Both types of flexibility, location and schedule, improve work-life balance by aligning personal schedules with work schedules without creating undue stress or pressure.
A people-centric culture is what drives well being in an organization. Having your team and their needs at the center of decision making makes them feel valued and creates an overall culture of support. Not only will this improve mental wellbeing but it will also provide a supporting and open environment for those who need it. So, how can an organization create a people-centric culture?
One of the greatest benefits a company can offer is support for physical and mental wellbeing. While this can come in the form of weekly check-ins and team building activities it can also include providing a budget for mental health needs. Some companies provide a stipend for individuals to better their mental health however they see fit, whether that is yoga or a massage.
Physical wellbeing sometimes gets forgotten when we are sitting behind a desk all day but burnout can have a direct impact on how your employees are physically feeling. Overworking can lead to disruption of sleep patterns and harmful eating habits, for example. Therefore, it is important to give your team enough brakes so they do not burn out.
Another key element of an employee-centric culture is allowing employees to be part of the decision-making processes. While this might only be feasible on a team-level, structural changes or even little changes that will directly affect individual members of the team should be communicated. This not only shows trust but it also provides a sense of agency that is key for overall job satisfaction and wellbeing.
It is essential to understand employee expectations, whether that is how much support they need from superiors or how much time they need off. Many of these expectations can be easily fulfilled if they are noted and understood. Some small, simple changes can have a great impact on how individuals in your organization feel. Therefore, collecting feedback, in the form of surveys or check-in conversations, will give management greater clarity about each person’s needs.
Research from the Canadian Mental Health Association states that “social connection can lower anxiety and depression, help us regulate our emotions, lead to higher self-esteem and empathy, and actually improve our immune systems.” This is why the hybrid model is important for improving employee wellbeing. Hybrid provides the opportunity for people to meet in person. And as research shows, we need this for our mental health.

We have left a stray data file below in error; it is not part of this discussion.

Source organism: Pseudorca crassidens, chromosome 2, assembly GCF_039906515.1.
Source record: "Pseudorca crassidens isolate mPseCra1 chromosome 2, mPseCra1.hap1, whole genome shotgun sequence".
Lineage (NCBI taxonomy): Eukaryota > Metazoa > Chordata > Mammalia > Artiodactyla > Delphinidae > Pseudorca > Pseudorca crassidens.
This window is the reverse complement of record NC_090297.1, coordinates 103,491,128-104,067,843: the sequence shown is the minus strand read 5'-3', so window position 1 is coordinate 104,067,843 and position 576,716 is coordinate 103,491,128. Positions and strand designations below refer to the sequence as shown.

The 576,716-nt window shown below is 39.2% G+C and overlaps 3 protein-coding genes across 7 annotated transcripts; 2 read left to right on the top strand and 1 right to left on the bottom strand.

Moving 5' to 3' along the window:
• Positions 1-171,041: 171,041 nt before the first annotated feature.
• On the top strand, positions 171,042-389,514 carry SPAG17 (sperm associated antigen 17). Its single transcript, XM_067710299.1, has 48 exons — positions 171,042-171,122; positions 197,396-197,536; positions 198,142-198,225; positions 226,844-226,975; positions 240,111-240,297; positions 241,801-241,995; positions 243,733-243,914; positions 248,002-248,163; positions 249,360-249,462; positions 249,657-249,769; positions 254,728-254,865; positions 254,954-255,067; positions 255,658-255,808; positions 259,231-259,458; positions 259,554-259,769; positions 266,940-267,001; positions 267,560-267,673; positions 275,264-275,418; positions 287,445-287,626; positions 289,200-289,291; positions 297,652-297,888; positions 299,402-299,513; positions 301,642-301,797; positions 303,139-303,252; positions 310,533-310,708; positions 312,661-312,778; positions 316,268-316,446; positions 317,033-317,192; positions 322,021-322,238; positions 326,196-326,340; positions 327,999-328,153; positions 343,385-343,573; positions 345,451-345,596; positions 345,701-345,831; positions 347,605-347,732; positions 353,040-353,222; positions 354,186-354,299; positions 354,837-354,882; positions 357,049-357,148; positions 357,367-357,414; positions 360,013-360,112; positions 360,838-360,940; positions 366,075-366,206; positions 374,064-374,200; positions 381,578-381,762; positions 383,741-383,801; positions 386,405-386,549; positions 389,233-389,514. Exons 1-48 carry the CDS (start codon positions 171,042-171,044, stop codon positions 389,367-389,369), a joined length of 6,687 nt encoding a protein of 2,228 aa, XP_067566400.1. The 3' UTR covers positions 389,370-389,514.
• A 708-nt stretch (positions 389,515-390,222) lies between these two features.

There are a number of ways to improve workplace connection in a hybrid office, where some employees work from home. The key is to create a company culture that transcends being in the office physically. For example, create team rituals that are inclusive of all employees no matter where they are working from. This will help bond the team and create greater cohesion amongst the members. Or, company-wide in-person events can be planned quarterly to ensure that everyone gets the opportunity to meet. These events can even happen more regularly if most employees live in the same city or area.
All of the advice we just summarized can be supplemented with digital tools. For example, by implementing a hybrid scheduling system, employees are given both flexibility and autonomy over their schedules. A desk booking software, like deskbird, will allow them to book when they are coming into the office and where they want to sit. This will help breed workplace connection, as colleagues can choose to work together on the same ddeskbirdays and be near each other. Additionally, communication tools and tools built specifically for virtual networking and events, like Weve, are perfect to raise team spirit.
Employee wellbeing can be improved in many different ways, from ensuring flexibility to creating a culture that is inclusive and connected. Most of these changes are simple but will have a massive impact not only on how individuals feel about the organization and their work but also on the actual tangible success of the company as a whole.